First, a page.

1. Both countries have entrenched political elites that try to maintain their dominant position against the party in opposition. In Thailand, I would argue, there are a number of networks operating alongside the government. The Democrat party, which is in opposition to the government, is in the minority but is influential behind the scenes. In Malaysia, the opposition party is also in the minority but is growing in strength. It does not have the same level of power or influence as their Thai counterparts.

2. In both nations, the election is decided in the countryside where the majority of voters reside.

There are, however, important differences. In Malaysia, political power and political decision-making rests with elected politicians. Because the people accept the legitimacy of state institutions, parliament has real and effective power. There is meaningful discussion amongst the electorate but hardly any attempts to challenge the legitimate power of the state. It is accepted that that power is derived through the mandate given it by the people through elections.

In Thailand, in contrast, the political influence of politicians remains rather limited. Groups at national and local level can and do influence and control. The military, big business, and powerful families exercise real political power that facilitates their particular political, cultural, and economic interests. Instead of coalitions between parties in parliament, deals are reached behind closed doors. The current government appears to be working with these networks rather than fighting them — on the grounds that the protesters have no legitimate right to interfere in the administration. They of course have the right to peacefully demonstrate. That is not in dispute.

In Thailand, political discussion is rather limited and instead takes the form of large-scale demonstrations. It is a cultural trait for Thais to act emotionally. They follow their hearts as opposed to thinking critically through an issue. Their position in the hierarchy also influences how they feel they must act. They may have the vote but they do not fully accept that they have the rights to a democratic voice. The western view is different.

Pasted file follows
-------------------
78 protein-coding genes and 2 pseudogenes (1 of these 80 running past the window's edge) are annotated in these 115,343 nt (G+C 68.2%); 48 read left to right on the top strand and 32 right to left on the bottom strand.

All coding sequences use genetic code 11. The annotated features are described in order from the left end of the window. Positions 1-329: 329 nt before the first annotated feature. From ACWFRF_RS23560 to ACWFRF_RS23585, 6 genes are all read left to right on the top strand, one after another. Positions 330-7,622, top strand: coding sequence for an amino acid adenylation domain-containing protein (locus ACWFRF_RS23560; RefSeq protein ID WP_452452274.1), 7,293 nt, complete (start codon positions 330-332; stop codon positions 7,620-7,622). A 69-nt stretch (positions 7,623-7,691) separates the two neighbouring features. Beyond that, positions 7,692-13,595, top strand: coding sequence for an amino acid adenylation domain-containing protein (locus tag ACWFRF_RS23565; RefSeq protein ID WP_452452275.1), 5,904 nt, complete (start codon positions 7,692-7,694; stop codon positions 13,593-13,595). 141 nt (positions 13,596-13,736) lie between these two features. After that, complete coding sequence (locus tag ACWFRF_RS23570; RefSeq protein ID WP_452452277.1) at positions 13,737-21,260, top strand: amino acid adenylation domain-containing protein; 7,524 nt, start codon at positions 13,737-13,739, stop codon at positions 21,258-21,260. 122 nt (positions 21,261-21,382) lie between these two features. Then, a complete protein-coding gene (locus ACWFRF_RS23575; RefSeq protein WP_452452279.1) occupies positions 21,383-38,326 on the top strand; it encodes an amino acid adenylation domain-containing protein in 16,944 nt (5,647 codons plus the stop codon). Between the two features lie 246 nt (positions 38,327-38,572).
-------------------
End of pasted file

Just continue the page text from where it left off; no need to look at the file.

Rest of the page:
Both countries allow criticism of political parties though it is useful to remember that Thailand’s culture of not criticising others to their face and avoiding conflict is a strong deterrent. In Malaysia, the political process allows for reform. The problem in Thailand is that any reform requires far reaching structural and cultural change. Western style democracy is not in the interests of a moneyed elite with influence within the country. The present democrat party is sometimes seen as the political arm of those vested interests.

Today’s arguments in Thailand are mainly emotional. We hate Thaksin but love Thailand. Corruption and the creation of a family dynasty in politics are wrong. Yet strong hierarchical rules and an acceptance of corruption as an eastern way of life are always at the back of a Thai’s mind. Alternative political strategies and ideas are seemingly not worthy of discussion. One could say it is a “what’s in it for me“culture.